The entire process of living in Zimbabwe is something of a risk at the moment, so you could think that there would be very little desire for going to Zimbabwe’s gambling dens. In fact, it seems to be operating the other way around, with the desperate economic circumstances leading to a greater desire to bet, to attempt to locate a quick win, a way from the situation.

For many of the citizens living on the abysmal nearby money, there are 2 common types of wagering, the state lotto and Zimbet. As with almost everywhere else in the world, there is a national lottery where the odds of hitting are remarkably tiny, but then the winnings are also extremely high. It’s been said by market analysts who study the situation that the majority don’t buy a card with a real belief of hitting. Zimbet is founded on either the domestic or the English soccer leagues and involves predicting the outcomes of future matches.

Zimbabwe’s gambling halls, on the other foot, cater to the very rich of the society and travelers. Until recently, there was a considerably big vacationing business, founded on safaris and trips to Victoria Falls. The market woes and connected crime have cut into this market.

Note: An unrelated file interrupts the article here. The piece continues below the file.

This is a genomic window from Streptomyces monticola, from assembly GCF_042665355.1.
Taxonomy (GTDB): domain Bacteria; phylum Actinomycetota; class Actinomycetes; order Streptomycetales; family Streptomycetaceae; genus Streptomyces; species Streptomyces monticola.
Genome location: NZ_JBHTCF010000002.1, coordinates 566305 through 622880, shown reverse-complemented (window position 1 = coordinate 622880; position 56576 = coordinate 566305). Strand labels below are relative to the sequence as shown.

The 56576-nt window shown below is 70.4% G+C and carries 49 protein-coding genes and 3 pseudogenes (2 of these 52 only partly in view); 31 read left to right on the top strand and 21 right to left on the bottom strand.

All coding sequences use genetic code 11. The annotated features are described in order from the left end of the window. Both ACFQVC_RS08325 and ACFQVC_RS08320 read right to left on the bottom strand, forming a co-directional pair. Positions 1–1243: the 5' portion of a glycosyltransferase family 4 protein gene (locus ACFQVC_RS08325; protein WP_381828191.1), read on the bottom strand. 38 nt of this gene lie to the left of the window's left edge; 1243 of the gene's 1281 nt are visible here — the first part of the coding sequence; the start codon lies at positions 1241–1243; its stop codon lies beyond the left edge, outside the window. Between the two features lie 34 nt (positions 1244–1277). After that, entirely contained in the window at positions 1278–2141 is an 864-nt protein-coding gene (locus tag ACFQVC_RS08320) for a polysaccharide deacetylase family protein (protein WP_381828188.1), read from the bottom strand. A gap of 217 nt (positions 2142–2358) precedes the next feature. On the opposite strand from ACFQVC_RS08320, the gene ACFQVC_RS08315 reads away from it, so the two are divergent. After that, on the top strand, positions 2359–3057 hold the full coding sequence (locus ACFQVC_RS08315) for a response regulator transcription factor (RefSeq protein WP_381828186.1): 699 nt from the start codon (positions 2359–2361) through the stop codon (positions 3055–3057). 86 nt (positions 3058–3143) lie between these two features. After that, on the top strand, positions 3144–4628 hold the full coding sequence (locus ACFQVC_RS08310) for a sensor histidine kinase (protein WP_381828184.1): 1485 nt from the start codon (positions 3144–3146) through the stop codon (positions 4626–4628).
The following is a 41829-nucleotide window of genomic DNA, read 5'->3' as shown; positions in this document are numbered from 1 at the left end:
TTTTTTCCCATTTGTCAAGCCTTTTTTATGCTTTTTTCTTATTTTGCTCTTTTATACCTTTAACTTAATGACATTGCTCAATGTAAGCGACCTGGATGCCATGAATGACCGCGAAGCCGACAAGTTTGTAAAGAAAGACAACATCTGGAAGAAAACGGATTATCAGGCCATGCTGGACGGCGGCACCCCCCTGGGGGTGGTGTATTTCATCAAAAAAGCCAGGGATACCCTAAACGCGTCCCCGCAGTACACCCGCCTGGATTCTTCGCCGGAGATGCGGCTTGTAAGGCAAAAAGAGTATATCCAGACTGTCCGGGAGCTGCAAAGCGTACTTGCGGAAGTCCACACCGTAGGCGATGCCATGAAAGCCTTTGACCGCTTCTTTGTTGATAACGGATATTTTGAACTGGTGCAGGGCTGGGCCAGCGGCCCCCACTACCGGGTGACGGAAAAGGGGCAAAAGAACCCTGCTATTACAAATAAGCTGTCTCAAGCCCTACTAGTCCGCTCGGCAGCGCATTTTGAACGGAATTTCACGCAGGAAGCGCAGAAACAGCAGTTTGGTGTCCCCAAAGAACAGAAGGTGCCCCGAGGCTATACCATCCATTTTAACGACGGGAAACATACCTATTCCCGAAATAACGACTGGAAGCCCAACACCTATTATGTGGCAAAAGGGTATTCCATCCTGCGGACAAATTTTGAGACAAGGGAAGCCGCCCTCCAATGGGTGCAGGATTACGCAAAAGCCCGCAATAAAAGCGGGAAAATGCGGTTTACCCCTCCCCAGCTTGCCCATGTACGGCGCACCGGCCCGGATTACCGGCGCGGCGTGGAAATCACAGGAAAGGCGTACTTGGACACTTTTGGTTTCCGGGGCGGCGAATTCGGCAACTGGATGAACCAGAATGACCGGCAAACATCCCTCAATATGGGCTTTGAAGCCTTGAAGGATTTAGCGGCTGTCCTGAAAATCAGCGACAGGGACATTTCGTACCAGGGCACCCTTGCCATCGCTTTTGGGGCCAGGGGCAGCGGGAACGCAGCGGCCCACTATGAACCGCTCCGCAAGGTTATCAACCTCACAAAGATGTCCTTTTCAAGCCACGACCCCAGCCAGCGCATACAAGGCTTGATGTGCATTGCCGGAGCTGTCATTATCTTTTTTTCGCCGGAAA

Among Zimbabwe’s gambling dens, there are two in the capital, Harare, the Carribea Bay Resort and Casino, which has five gaming tables and slots, and the Plumtree gambling den, which has only slot machine games. The Zambesi Valley Hotel and Entertainment Center in Kariba also has just one armed bandits. Mutare contains the Monclair Hotel and Casino and the Leopard Rock Hotel and Casino, both of which offer table games, one armed bandits and video poker machines, and Victoria Falls has the Elephant Hills Hotel and Casino and the Makasa Sun Hotel and Casino, both of which offer video poker machines and table games.

In addition to Zimbabwe’s casinos and the above talked about lottery and Zimbet (which is quite like a parimutuel betting system), there is a total of two horse racing complexes in the country: the Matabeleland Turf Club in Bulawayo (the 2nd municipality) and the Borrowdale Park in Harare.

Since the economy has contracted by beyond forty percent in the past few years and with the connected deprivation and crime that has come about, it is not well-known how well the tourist industry which funds Zimbabwe’s gambling halls will do in the near future. How many of them will survive until conditions get better is simply not known.